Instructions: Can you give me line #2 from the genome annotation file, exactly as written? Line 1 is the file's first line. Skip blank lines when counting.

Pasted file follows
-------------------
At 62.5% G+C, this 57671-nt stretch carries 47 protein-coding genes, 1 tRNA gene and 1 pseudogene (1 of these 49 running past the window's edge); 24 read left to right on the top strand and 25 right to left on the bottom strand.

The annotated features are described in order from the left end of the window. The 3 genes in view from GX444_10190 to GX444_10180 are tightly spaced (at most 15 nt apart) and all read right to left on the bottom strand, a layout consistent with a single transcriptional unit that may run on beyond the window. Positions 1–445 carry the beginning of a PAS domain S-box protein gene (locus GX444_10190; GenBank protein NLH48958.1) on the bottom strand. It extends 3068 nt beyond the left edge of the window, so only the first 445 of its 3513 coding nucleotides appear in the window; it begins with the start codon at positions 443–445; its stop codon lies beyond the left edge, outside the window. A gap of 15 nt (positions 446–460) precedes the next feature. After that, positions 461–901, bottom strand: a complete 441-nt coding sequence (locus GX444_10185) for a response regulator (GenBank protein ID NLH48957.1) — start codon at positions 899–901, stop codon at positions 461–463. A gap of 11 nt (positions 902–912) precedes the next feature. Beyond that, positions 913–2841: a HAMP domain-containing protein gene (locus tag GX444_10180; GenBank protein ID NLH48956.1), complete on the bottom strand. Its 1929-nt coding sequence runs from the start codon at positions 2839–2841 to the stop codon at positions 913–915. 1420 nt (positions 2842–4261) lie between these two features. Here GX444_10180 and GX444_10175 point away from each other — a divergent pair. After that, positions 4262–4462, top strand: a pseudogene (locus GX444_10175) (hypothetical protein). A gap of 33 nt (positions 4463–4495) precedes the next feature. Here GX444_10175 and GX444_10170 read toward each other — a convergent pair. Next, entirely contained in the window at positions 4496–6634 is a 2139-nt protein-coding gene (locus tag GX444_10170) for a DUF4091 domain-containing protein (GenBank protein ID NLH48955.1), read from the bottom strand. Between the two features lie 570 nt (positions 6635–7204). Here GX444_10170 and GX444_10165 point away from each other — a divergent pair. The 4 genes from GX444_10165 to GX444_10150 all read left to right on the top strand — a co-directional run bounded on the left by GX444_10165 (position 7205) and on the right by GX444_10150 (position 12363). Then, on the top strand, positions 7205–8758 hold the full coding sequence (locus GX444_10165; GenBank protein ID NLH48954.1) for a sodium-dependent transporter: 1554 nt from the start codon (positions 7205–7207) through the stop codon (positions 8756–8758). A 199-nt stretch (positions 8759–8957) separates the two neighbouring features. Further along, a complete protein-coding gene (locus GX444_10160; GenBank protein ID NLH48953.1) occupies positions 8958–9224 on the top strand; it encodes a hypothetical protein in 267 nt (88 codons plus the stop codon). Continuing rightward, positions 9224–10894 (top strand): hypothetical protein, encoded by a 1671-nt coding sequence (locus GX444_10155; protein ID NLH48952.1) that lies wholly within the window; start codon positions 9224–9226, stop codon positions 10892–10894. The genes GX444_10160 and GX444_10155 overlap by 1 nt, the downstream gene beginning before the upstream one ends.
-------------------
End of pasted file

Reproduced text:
The annotated features are described in order from the left end of the window. The 3 genes in view from GX444_10190 to GX444_10180 are tightly spaced (at most 15 nt apart) and all read right to left on the bottom strand, a layout consistent with a single transcriptional unit that may run on beyond the window. Positions 1–445 carry the beginning of a PAS domain S-box protein gene (locus GX444_10190; GenBank protein NLH48958.1) on the bottom strand. It extends 3068 nt beyond the left edge of the window, so only the first 445 of its 3513 coding nucleotides appear in the window; it begins with the start codon at positions 443–445; its stop codon lies beyond the left edge, outside the window. A gap of 15 nt (positions 446–460) precedes the next feature. After that, positions 461–901, bottom strand: a complete 441-nt coding sequence (locus GX444_10185) for a response regulator (GenBank protein ID NLH48957.1) — start codon at positions 899–901, stop codon at positions 461–463. A gap of 11 nt (positions 902–912) precedes the next feature. Beyond that, positions 913–2841: a HAMP domain-containing protein gene (locus tag GX444_10180; GenBank protein ID NLH48956.1), complete on the bottom strand. Its 1929-nt coding sequence runs from the start codon at positions 2839–2841 to the stop codon at positions 913–915. 1420 nt (positions 2842–4261) lie between these two features. Here GX444_10180 and GX444_10175 point away from each other — a divergent pair. After that, positions 4262–4462, top strand: a pseudogene (locus GX444_10175) (hypothetical protein). A gap of 33 nt (positions 4463–4495) precedes the next feature. Here GX444_10175 and GX444_10170 read toward each other — a convergent pair. Next, entirely contained in the window at positions 4496–6634 is a 2139-nt protein-coding gene (locus tag GX444_10170) for a DUF4091 domain-containing protein (GenBank protein ID NLH48955.1), read from the bottom strand. Between the two features lie 570 nt (positions 6635–7204). Here GX444_10170 and GX444_10165 point away from each other — a divergent pair. The 4 genes from GX444_10165 to GX444_10150 all read left to right on the top strand — a co-directional run bounded on the left by GX444_10165 (position 7205) and on the right by GX444_10150 (position 12363). Then, on the top strand, positions 7205–8758 hold the full coding sequence (locus GX444_10165; GenBank protein ID NLH48954.1) for a sodium-dependent transporter: 1554 nt from the start codon (positions 7205–7207) through the stop codon (positions 8756–8758). A 199-nt stretch (positions 8759–8957) separates the two neighbouring features. Further along, a complete protein-coding gene (locus GX444_10160; GenBank protein ID NLH48953.1) occupies positions 8958–9224 on the top strand; it encodes a hypothetical protein in 267 nt (88 codons plus the stop codon). Continuing rightward, positions 9224–10894 (top strand): hypothetical protein, encoded by a 1671-nt coding sequence (locus GX444_10155; protein ID NLH48952.1) that lies wholly within the window; start codon positions 9224–9226, stop codon positions 10892–10894. The genes GX444_10160 and GX444_10155 overlap by 1 nt, the downstream gene beginning before the upstream one ends.